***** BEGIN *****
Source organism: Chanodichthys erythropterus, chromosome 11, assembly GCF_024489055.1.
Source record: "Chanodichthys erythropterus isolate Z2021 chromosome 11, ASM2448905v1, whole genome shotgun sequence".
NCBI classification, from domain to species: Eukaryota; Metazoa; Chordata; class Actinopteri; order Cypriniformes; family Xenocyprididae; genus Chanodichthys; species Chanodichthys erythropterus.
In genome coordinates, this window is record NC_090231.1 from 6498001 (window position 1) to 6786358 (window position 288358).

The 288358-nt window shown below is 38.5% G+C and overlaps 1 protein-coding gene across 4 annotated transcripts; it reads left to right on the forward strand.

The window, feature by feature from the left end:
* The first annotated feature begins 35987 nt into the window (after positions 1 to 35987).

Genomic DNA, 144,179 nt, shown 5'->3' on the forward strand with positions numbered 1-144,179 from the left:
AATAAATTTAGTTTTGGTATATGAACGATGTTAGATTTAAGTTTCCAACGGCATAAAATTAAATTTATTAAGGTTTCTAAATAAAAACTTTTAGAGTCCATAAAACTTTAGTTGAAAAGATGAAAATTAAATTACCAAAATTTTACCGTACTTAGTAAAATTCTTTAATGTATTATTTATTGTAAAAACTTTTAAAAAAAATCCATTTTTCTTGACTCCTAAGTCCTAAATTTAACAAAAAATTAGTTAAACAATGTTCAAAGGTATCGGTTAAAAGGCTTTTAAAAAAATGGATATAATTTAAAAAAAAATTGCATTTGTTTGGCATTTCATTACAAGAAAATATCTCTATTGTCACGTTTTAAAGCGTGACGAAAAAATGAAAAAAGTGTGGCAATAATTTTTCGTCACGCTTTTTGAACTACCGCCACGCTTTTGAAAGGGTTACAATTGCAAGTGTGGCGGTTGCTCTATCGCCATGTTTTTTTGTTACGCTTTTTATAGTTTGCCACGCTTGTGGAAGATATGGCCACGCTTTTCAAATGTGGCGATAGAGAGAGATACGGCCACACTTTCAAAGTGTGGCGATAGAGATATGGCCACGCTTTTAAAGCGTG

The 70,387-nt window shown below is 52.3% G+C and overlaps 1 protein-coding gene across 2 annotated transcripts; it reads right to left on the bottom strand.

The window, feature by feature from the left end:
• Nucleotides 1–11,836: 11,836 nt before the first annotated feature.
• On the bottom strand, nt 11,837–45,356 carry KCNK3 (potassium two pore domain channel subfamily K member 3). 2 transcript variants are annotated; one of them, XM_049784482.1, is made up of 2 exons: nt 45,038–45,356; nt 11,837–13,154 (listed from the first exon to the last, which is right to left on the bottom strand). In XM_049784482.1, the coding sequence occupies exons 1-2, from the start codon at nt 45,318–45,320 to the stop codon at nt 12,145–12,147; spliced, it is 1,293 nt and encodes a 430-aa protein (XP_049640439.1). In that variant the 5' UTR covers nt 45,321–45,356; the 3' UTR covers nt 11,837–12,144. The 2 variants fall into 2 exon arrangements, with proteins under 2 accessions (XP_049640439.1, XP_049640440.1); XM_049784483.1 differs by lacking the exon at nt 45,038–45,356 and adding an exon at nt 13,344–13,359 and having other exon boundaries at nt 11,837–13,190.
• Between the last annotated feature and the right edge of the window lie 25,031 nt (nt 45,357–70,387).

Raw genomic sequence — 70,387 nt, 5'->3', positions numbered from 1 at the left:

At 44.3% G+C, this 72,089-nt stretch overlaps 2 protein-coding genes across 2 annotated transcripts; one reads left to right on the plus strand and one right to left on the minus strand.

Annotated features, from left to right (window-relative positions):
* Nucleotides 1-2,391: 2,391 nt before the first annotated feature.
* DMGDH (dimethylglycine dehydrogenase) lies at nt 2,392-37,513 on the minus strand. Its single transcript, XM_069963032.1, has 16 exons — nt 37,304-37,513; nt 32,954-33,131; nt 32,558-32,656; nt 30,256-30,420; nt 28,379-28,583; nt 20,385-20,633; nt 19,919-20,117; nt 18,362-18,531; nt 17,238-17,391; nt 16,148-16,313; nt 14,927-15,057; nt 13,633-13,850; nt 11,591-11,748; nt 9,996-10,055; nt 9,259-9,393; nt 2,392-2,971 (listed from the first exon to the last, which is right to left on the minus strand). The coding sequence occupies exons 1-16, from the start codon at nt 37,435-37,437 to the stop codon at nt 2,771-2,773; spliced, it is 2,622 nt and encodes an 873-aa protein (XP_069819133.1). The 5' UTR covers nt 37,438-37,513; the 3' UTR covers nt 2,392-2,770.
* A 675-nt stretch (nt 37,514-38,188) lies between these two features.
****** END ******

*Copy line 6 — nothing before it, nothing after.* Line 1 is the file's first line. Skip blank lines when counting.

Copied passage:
The window, feature by feature from the left end: